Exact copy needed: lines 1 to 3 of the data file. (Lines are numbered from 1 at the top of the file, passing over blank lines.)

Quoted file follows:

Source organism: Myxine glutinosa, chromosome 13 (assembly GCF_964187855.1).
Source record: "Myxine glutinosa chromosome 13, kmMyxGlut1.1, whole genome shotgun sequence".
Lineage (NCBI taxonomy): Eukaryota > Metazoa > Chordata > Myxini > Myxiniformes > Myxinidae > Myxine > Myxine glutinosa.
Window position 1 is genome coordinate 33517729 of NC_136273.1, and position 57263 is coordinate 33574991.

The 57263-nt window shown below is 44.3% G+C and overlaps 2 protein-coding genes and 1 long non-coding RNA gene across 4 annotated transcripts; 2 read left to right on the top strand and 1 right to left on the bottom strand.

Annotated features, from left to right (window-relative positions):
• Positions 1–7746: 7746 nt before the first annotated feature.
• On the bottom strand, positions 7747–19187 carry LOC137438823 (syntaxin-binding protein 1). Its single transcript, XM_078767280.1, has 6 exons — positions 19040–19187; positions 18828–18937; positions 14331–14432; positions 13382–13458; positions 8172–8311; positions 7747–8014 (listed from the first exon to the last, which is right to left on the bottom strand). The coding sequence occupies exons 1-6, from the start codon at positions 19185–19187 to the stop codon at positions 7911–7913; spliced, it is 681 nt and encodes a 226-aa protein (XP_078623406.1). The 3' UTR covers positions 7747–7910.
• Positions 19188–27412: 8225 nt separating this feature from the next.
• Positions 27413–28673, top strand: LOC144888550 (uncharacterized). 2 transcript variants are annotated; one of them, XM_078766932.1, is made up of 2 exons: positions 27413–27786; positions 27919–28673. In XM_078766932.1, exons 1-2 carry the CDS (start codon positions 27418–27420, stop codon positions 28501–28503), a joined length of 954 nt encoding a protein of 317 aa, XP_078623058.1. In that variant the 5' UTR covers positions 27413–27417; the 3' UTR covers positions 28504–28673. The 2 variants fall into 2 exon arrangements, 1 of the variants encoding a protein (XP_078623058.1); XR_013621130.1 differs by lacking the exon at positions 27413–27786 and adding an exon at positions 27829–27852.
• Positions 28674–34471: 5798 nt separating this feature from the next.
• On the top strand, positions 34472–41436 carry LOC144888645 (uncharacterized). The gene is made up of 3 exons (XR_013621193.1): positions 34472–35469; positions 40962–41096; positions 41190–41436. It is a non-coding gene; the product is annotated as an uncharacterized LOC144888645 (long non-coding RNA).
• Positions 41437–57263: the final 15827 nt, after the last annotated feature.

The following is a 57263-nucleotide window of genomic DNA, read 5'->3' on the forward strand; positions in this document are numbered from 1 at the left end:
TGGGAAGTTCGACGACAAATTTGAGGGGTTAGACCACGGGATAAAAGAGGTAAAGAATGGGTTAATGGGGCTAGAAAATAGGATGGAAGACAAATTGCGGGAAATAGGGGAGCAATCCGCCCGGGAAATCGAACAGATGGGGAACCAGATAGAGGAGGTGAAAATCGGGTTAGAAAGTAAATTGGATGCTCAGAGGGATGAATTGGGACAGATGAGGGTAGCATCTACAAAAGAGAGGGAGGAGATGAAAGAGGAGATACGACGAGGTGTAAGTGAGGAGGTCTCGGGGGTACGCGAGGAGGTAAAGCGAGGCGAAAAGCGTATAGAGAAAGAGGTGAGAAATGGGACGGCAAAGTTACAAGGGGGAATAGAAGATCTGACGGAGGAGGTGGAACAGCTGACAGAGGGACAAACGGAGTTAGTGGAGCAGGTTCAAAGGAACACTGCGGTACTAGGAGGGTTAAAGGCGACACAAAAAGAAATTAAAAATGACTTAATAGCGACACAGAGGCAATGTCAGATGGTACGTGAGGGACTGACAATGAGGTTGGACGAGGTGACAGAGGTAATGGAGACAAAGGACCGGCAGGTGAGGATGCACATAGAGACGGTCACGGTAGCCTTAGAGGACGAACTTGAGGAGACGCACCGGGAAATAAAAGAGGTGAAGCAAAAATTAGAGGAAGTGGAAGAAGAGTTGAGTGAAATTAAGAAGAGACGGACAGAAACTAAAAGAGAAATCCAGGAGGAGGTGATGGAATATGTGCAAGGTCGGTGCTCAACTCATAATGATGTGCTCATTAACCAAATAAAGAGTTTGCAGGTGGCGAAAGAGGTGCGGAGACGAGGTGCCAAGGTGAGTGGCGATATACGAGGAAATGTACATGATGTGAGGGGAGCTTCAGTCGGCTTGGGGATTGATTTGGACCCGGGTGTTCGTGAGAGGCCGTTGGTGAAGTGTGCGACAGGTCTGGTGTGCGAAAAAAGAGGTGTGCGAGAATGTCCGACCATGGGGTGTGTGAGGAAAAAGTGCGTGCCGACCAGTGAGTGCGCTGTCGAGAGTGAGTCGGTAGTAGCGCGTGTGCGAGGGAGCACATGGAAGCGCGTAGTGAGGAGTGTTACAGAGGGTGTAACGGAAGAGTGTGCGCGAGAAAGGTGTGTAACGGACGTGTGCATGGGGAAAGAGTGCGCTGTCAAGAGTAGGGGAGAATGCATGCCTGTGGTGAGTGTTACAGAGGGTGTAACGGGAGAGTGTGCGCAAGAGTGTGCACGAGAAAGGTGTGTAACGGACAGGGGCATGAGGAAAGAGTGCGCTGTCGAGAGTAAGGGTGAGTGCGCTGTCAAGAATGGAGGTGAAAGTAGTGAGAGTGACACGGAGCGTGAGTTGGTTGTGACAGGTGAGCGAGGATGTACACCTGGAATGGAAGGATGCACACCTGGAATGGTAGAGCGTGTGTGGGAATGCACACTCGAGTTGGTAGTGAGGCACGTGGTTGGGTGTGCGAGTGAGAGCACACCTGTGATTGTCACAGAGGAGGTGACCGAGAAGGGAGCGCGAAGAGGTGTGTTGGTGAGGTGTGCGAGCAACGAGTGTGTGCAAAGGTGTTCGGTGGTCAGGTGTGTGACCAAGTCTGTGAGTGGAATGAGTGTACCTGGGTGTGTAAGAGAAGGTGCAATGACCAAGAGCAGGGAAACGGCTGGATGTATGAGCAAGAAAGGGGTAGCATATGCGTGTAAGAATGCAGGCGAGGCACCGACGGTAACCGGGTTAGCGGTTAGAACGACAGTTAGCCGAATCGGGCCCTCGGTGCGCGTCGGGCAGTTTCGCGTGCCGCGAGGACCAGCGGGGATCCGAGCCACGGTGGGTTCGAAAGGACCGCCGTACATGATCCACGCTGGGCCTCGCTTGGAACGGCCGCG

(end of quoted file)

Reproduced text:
Source organism: Myxine glutinosa, chromosome 13 (assembly GCF_964187855.1).
Source record: "Myxine glutinosa chromosome 13, kmMyxGlut1.1, whole genome shotgun sequence".
Lineage (NCBI taxonomy): Eukaryota > Metazoa > Chordata > Myxini > Myxiniformes > Myxinidae > Myxine > Myxine glutinosa.